post Oct 25 2019, 09:33 AM
Post#14



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From: England


When you say it works if you run it manually, we are talking about the Macro itself aren't we.

You open Access normally, and run the Macro and it works, but it doesn't work using the /X switch.

Right now I'm at a loss to explain that.
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SerranoG
post Oct 25 2019, 09:34 AM
Post#15


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From: Lansing, MI USA


Cheeky & Frank,

Yes, my Trust Center is set to trust its location. It's really odd. This database has been running perfectly for over a year. This phenomenon has only happened since the last time our IT dept. updated my MS Office about two weeks ago.

Greg



--------------------
Greg Serrano
Michigan Dept. of Environment, Great Lakes, and Energy
Air Quality Division
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FrankRuperto
post Oct 25 2019, 09:48 AM
Post#16



Posts: 337
Joined: 21-September 14
From: Tampa Bay, Florida, USA


Then perhaps it might be that Microsoft made some security changes to Windows 10 or the CTR (Click_To_Run) versions of Office. I heard MS has been tightening security in the CTR virutal container. Are you running the app with admin priviliges?
This post has been edited by FrankRuperto: Oct 25 2019, 09:58 AM

--------------------
Currently supporting pawnbrokers that use my store management system developed with Access 2010 on Windows7. Experienced with Informix and Oracle DB's.
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cheekybuddha
post Oct 25 2019, 09:48 AM
Post#17


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From: Telegraph Hill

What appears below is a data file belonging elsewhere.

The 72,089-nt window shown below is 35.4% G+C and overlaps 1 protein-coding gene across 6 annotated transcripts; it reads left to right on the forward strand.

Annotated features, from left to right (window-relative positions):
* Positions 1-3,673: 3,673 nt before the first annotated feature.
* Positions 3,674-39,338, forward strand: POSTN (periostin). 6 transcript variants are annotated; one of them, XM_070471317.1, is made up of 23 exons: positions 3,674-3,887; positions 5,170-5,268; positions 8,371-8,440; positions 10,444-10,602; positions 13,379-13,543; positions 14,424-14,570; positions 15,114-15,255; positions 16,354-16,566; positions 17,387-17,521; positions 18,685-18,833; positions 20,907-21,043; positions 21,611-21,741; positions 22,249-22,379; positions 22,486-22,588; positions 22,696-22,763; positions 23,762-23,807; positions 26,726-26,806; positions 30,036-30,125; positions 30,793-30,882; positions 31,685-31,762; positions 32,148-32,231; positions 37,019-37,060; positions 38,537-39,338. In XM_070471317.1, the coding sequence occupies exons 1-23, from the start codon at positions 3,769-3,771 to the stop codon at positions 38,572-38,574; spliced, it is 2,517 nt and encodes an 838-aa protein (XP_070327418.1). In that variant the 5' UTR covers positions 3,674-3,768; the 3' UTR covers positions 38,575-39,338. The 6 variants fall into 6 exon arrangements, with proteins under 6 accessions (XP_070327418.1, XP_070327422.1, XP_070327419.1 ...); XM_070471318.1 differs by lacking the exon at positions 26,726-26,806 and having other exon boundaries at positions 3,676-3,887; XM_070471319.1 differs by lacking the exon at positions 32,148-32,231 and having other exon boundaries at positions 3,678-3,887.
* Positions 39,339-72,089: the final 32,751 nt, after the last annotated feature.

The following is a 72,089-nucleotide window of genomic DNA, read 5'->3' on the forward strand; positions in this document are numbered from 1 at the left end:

Frank's suggestion about a default form may be worth investigating.

Otherwise, it looks as if DLookup/DCount functions in your code my cause an issue.

--------------------


Regards,

David Marten
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SerranoG
post Nov 1 2019, 08:32 AM
Post#18


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From: Lansing, MI USA


I don't have admin rights on my work computer. Our IT dept. is extremely strict about allowing that for staff.

The VBA code where the database stops (when on autopilot, but works fine when I run it manually) is:

CODE
DoCmd.OutputTo acOutputReport, strReport, acFormatPDF, strFile, False, , , acExportQualityPrint


The variable strReport is the name of a report in the database; and strFile is the PDF (including path) where I want the report to go. There is nothing in the report creating an error. As I said, when I run this database manually OR if I just pop open the report, it's fine. No issues. I also don't have any DLOOKUP / DCOUNT calls in the VBA code.

--------------------
Greg Serrano
Michigan Dept. of Environment, Great Lakes, and Energy
Air Quality Division
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cheekybuddha
post Nov 1 2019, 09:34 AM
Post#19


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From: Telegraph Hill


Hi Greg,

Have you tried finding any reference to your task in the Event Viewer?

Have you tried running the task manually from the Scheduled Tasks window? (Select your task, click 'Run' in the panel on right)

Can you export the task (also in panel on right) and post the xml file here?

--------------------


Regards,

David Marten
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AlbertKallal
post Nov 1 2019, 11:32 AM
Post#20


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Joined: 12-April 07
From: Edmonton, Alberta Canada


The approach I used in the past is this one:

http://www.kallal.ca/BatchJobs/Index.html


The above is kind of nice, since then you not limited to running a particular macro on startup. The batch file (actually a windows script) thus allows you to call all of the routines.

One of the possible issues is that perhaps the report or routine is not 100% finished, and the you issue a quit application. I can't say this really has anything to do with your actual problem, since you had success doing what you doing for some time.

Anyway, take a quick read of that article - it might be worth a try. I would also note that my article is quite old, and you find these days if you just click on a windows VBS script it tends to launch as x64, and thus the whole easy part of that article tends to break down (you have to use cscript.exe to launch the script, and you have to make sure you choose the x32 bit of cscript.exe for the above ideas and article to work.

But, the article is simple in concept.
Regards,

Albert D. Kallal (Access MVP 2003-2017)
Edmonton, Alberta Canada